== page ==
iPhone 12 has smaller notch but keeps Face ID biometrics, Apple production volumes uncertain

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Leaked images on Twitter feature an iPhone 12 with a smaller notch with the same number of sensors to keep Face ID biometrics fully functional, writes Pocket-lint. Based on the image, this is made possible by moving the speaker into the phone’s bezel and grouping the infrared camera, dot projector, flood illuminator, with the proximity and ambient light sensors together.

Apple has not made the move to in-display fingerprint sensors and has stuck with detailed biometric facial recognition tech for authentication, which measures facial depth. Other manufacturers that operate on Android OS have implemented in-display fingerprint sensors.

Despite coronavirus fears and a production stall like many companies are struggling with, Apple wants to boost iPhone output by 4 percent by March next year, Nikkei has learned, and has asked parts suppliers to escalate production. As the industry may be facing component shortages, Apple might stock up on its 5G new model phones for shopping season, with more 5G phones expected to be launched.

“Apple’s production outlook is pretty bullish, and we will need to assess whether it is based on a realistic demand [forecast],” an executive at a components company told Nikkei. “Actual production could be 10 percent to 20 percent lower.”

Global smartphone demand has decreased since COVID-19 hit so parts suppliers want to avoid jumping too fast into Apple’s production, without properly analyzing the situation. Apple is expected to have a 10 percent drop compared to expectations prior to the crisis, as its supply chain relies on China, where production has slowed down and workers have been fired, reports the Financial Times. Operational restrictions have not been lifted at parts and semiconductors-makers in the Philippines and Malaysia.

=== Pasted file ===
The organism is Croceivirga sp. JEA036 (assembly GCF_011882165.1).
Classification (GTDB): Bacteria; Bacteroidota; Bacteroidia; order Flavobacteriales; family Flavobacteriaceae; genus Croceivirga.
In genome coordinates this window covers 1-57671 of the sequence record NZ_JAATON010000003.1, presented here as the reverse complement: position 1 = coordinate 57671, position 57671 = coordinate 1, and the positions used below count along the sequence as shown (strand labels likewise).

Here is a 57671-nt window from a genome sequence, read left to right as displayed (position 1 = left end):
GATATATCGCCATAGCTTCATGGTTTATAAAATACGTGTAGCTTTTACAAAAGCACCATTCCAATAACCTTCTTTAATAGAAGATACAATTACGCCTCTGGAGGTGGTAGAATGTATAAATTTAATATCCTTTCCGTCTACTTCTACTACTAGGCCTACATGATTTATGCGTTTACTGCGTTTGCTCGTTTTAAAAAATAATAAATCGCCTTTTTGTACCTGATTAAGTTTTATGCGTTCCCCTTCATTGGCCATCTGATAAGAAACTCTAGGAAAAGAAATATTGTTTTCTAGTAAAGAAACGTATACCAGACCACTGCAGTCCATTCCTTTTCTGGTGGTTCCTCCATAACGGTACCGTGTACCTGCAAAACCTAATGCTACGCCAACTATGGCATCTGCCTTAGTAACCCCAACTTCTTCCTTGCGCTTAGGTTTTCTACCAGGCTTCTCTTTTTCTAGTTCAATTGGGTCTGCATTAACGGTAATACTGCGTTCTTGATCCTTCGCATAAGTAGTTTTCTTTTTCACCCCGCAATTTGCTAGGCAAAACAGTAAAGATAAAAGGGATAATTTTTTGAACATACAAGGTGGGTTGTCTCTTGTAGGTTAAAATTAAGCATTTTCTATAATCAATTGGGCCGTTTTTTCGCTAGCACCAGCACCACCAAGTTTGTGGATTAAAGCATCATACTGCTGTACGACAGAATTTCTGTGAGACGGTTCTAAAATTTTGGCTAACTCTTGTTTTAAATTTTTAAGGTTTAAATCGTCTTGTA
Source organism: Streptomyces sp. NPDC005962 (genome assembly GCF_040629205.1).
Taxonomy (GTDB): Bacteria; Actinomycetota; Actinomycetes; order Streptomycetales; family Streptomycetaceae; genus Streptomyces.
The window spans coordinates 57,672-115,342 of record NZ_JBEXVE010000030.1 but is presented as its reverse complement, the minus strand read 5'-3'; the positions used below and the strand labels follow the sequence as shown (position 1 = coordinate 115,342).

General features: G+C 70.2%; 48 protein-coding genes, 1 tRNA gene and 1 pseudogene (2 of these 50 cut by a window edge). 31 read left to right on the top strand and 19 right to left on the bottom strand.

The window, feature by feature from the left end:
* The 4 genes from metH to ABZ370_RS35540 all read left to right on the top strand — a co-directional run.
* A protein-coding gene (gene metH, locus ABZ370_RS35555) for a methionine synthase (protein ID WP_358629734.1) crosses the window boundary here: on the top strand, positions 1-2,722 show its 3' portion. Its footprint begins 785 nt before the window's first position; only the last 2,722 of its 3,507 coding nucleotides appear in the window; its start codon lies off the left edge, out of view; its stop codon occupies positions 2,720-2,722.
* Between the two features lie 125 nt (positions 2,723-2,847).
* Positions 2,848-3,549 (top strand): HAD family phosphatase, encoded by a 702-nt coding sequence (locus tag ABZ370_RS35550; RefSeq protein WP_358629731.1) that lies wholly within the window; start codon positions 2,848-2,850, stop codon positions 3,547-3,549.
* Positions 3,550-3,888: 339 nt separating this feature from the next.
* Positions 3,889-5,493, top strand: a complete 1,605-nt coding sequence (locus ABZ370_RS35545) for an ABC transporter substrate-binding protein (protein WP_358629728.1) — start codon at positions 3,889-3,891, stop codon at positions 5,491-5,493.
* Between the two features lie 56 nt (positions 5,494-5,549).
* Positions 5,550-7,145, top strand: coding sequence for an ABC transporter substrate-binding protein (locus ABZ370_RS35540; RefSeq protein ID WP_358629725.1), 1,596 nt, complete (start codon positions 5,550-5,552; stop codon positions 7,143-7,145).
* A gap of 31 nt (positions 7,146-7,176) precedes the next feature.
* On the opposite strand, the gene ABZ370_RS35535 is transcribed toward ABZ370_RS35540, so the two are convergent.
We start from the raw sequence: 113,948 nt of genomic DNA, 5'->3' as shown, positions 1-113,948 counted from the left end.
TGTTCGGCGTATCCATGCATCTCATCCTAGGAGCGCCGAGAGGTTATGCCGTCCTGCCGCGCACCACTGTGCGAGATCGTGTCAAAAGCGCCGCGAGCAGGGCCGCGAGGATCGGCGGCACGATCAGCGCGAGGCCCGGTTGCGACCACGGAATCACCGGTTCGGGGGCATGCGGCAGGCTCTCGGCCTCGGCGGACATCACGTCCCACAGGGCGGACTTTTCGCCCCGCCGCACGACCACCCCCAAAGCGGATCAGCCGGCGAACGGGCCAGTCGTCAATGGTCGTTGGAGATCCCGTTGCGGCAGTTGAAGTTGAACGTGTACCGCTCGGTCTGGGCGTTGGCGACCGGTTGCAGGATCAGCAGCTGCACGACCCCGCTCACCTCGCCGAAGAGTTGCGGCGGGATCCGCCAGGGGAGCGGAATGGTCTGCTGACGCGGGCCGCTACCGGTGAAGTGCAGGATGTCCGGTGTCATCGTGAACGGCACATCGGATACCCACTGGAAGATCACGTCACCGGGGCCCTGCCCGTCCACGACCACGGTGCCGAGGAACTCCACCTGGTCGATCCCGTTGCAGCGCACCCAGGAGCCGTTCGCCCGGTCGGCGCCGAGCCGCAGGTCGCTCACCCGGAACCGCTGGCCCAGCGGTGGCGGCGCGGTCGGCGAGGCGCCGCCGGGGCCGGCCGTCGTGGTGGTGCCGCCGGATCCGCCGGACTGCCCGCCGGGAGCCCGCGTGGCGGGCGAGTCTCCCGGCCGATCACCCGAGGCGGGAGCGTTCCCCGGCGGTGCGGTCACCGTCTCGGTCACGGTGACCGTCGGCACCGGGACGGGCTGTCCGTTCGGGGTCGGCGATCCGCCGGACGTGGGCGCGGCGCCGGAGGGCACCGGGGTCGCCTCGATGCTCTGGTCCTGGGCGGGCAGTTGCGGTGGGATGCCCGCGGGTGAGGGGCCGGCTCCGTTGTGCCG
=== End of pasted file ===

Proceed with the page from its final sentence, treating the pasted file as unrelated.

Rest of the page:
iPhone assembly manufacturer Foxconn has fired the workers hired in February to increase production and cut overtime payments, according to documents seen by the Financial Times.

The publication spoke with workers who said overtime stopped on April 10 and confirmed the impact the virus had on production, especially due to the U.S. situation.

Another large Apple component manufacturer, Taiwan-based Pegatron, has also fired a thousand temporary workers.

Research group TrendForce projected Apple smartphone production would drop from 200 million units to 180 million, while Goldman Sachs expects a 36 percent shipment drop this quarter.

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